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Taste Test: Cannoli

These crisp, lightly sweet Sicilian carnival treats are staples at Indy’s Italian-American restaurants, whether crusted with pistachios or drizzled with chocolate syrup.

Sal’s Famous Pizzeria
1028 E. Main St., Brownsburg, 317-858-8700

A meal at Brownburg’s old-school Italian standard wouldn’t be complete without one of Sal’s outsized cannoli. The thick, sweet filling is balanced nicely by an especially toasted crust and a dusting of cinnamon that offers an aromatic finish.

Sal’s Famous Pizzeria

The Twisted Sicilian
317-455-3281

Chae Carmack’s popular food truck offers Italian street-food snacks from fried ravioli to arancini (fried risotto balls) to three different flavors of cannoli filled right in the truck. Try a straight-up plain cannoli to taste the delectable ricotta  filling or get one with a fragrant hint of orange peel.

The Twisted Sicilian

Convivio
11529 Spring Mill Rd., Carmel, 317-564-4670
40 S. Main St., Zionsville, 317-733-3600

A distinct undertone of lemon zest in the ricotta that fills this light and shattering cannoli makes it one of the most subtle in the bunch. Get it garnished with crushed pistachios and chocolate chips at either location of this authentic northside trattoria.

Convivio

Iozzo’s Garden of Italy
946 S. Meridian St., 317-974-1100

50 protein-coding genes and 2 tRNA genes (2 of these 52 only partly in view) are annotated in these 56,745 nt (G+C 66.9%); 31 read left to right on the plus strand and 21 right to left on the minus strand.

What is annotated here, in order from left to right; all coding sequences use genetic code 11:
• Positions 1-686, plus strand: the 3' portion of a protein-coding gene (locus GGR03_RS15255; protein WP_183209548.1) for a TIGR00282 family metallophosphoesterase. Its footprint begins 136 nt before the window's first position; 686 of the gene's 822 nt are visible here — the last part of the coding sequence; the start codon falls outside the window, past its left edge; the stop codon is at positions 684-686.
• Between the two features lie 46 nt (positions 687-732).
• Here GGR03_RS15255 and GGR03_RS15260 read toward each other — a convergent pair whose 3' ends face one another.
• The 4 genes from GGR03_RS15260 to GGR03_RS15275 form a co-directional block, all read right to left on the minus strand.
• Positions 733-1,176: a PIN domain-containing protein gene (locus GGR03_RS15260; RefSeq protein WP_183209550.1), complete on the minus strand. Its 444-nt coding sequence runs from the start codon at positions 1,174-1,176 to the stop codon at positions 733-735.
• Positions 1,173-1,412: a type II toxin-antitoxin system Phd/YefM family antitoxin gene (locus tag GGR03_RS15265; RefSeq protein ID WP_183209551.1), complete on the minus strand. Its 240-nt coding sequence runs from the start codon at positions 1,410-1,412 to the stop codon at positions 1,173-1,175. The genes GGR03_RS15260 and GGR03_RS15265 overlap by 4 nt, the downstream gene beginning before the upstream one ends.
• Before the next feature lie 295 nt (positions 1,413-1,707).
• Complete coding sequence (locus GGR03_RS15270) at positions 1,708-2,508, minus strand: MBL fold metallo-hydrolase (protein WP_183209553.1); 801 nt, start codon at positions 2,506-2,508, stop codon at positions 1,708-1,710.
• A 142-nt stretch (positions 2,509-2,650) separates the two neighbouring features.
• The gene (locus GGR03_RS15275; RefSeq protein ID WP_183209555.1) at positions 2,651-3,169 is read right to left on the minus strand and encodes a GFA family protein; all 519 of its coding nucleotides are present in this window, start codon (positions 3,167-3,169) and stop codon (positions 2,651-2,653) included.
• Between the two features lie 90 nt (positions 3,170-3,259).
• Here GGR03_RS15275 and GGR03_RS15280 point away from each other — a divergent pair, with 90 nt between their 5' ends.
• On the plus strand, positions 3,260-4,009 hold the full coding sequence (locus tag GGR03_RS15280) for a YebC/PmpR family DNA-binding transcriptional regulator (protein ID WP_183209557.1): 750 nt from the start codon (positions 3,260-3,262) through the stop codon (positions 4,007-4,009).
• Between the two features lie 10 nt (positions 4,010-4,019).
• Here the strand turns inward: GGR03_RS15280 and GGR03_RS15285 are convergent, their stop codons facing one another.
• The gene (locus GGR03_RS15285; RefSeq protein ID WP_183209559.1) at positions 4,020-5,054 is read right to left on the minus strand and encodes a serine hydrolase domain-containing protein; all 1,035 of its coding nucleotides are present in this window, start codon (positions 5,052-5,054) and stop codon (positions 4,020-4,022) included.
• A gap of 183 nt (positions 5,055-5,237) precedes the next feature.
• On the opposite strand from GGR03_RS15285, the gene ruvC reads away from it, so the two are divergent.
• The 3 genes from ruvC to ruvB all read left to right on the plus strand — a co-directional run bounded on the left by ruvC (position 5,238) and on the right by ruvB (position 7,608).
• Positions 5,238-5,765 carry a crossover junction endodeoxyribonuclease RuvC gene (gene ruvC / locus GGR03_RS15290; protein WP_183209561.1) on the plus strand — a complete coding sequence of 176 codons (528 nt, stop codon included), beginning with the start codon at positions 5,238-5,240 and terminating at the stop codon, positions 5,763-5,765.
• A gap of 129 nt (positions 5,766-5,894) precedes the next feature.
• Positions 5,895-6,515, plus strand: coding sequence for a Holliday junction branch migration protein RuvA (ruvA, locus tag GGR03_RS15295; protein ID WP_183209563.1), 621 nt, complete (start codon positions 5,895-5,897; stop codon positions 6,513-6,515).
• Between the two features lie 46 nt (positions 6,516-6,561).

Mini chocolate chips and whipped cream make the cannoli at this ever-popular downtown draw a celebration dessert on part with its beloved tiramisu or elaborate Italian cream cake.

Iozzo’s Garden of Italy

Nicole-Taylor’s Pasta and Market
1134 E. 54th St., 317-257-7374

Order a cannoli from Rosa Hanslits’s chic little gourmet shop and private dinner experience near the Monon Trail, and a counter clerk will pipe it fresh with one of the smoothest, creamiest ricotta fillings in the city. This ensures that the shell stays especially crisp and delicate.

Nicole Taylor’s Pasta and Market

A graduate of IU’s Master of Fine Arts program in creative writing, Terry Kirts hails from a town in Illinois so small it didn’t have a restaurant until he was in the 8th grade. Since 2000, he’s more than made up for the dearth of eateries in his childhood, logging hundreds of meals as the dining critic for WHERE Indianapolis, Indianapolis Woman, and NUVO before joining Indianapolis Monthly as a contributing editor in 2007. A senior lecturer in creative writing at IUPUI, Terry has published his poetry and creative nonfiction in a number of literary journals and anthologies, including Gastronomica, Alimentum, and Home Again: Essays and Memoirs from Indiana, and he’s the author of the poetry collection To the Refrigerator Gods, published by Seven Kitchens Press in 2011.
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